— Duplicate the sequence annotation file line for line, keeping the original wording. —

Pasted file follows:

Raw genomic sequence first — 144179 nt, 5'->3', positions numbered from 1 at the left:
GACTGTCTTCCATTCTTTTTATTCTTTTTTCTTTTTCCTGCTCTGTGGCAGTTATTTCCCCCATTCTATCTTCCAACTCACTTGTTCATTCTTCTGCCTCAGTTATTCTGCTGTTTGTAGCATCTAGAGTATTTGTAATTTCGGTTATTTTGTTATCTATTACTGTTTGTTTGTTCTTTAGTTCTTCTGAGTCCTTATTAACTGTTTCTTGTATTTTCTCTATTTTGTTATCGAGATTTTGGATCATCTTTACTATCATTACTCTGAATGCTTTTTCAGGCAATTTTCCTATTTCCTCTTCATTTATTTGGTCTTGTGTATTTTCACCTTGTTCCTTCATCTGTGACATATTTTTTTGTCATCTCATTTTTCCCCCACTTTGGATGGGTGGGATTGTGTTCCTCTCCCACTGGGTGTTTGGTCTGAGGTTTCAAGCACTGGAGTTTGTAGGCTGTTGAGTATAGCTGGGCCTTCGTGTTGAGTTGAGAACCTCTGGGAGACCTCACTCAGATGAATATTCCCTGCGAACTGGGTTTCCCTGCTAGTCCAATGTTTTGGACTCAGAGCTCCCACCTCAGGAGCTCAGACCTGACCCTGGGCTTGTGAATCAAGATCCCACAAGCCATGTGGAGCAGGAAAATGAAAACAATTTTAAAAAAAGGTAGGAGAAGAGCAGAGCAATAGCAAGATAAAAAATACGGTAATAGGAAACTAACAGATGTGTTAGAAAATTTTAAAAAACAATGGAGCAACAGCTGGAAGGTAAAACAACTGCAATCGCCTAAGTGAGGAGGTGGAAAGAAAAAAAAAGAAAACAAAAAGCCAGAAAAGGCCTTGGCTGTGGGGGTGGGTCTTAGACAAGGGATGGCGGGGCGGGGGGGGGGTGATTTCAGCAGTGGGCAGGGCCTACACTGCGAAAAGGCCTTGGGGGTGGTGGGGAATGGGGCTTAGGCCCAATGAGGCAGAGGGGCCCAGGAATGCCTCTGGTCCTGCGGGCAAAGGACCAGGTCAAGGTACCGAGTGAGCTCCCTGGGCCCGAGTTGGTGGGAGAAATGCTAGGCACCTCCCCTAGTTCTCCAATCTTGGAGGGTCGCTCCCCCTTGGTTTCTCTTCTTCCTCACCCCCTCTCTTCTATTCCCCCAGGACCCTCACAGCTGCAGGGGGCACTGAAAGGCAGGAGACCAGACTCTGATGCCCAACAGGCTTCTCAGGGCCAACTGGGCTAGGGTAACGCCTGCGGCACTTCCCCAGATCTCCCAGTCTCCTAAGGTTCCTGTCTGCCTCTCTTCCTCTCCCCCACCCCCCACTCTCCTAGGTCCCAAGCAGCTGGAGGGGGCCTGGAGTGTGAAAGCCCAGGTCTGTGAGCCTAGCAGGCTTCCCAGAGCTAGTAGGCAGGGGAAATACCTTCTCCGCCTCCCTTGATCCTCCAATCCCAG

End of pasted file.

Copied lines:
Raw genomic sequence first — 144179 nt, 5'->3', positions numbered from 1 at the left:
GACTGTCTTCCATTCTTTTTATTCTTTTTTCTTTTTCCTGCTCTGTGGCAGTTATTTCCCCCATTCTATCTTCCAACTCACTTGTTCATTCTTCTGCCTCAGTTATTCTGCTGTTTGTAGCATCTAGAGTATTTGTAATTTCGGTTATTTTGTTATCTATTACTGTTTGTTTGTTCTTTAGTTCTTCTGAGTCCTTATTAACTGTTTCTTGTATTTTCTCTATTTTGTTATCGAGATTTTGGATCATCTTTACTATCATTACTCTGAATGCTTTTTCAGGCAATTTTCCTATTTCCTCTTCATTTATTTGGTCTTGTGTATTTTCACCTTGTTCCTTCATCTGTGACATATTTTTTTGTCATCTCATTTTTCCCCCACTTTGGATGGGTGGGATTGTGTTCCTCTCCCACTGGGTGTTTGGTCTGAGGTTTCAAGCACTGGAGTTTGTAGGCTGTTGAGTATAGCTGGGCCTTCGTGTTGAGTTGAGAACCTCTGGGAGACCTCACTCAGATGAATATTCCCTGCGAACTGGGTTTCCCTGCTAGTCCAATGTTTTGGACTCAGAGCTCCCACCTCAGGAGCTCAGACCTGACCCTGGGCTTGTGAATCAAGATCCCACAAGCCATGTGGAGCAGGAAAATGAAAACAATTTTAAAAAAAGGTAGGAGAAGAGCAGAGCAATAGCAAGATAAAAAATACGGTAATAGGAAACTAACAGATGTGTTAGAAAATTTTAAAAAACAATGGAGCAACAGCTGGAAGGTAAAACAACTGCAATCGCCTAAGTGAGGAGGTGGAAAGAAAAAAAAAGAAAACAAAAAGCCAGAAAAGGCCTTGGCTGTGGGGGTGGGTCTTAGACAAGGGATGGCGGGGCGGGGGGGGGGTGATTTCAGCAGTGGGCAGGGCCTACACTGCGAAAAGGCCTTGGGGGTGGTGGGGAATGGGGCTTAGGCCCAATGAGGCAGAGGGGCCCAGGAATGCCTCTGGTCCTGCGGGCAAAGGACCAGGTCAAGGTACCGAGTGAGCTCCCTGGGCCCGAGTTGGTGGGAGAAATGCTAGGCACCTCCCCTAGTTCTCCAATCTTGGAGGGTCGCTCCCCCTTGGTTTCTCTTCTTCCTCACCCCCTCTCTTCTATTCCCCCAGGACCCTCACAGCTGCAGGGGGCACTGAAAGGCAGGAGACCAGACTCTGATGCCCAACAGGCTTCTCAGGGCCAACTGGGCTAGGGTAACGCCTGCGGCACTTCCCCAGATCTCCCAGTCTCCTAAGGTTCCTGTCTGCCTCTCTTCCTCTCCCCCACCCCCCACTCTCCTAGGTCCCAAGCAGCTGGAGGGGGCCTGGAGTGTGAAAGCCCAGGTCTGTGAGCCTAGCAGGCTTCCCAGAGCTAGTAGGCAGGGGAAATACCTTCTCCGCCTCCCTTGATCCTCCAATCCCAG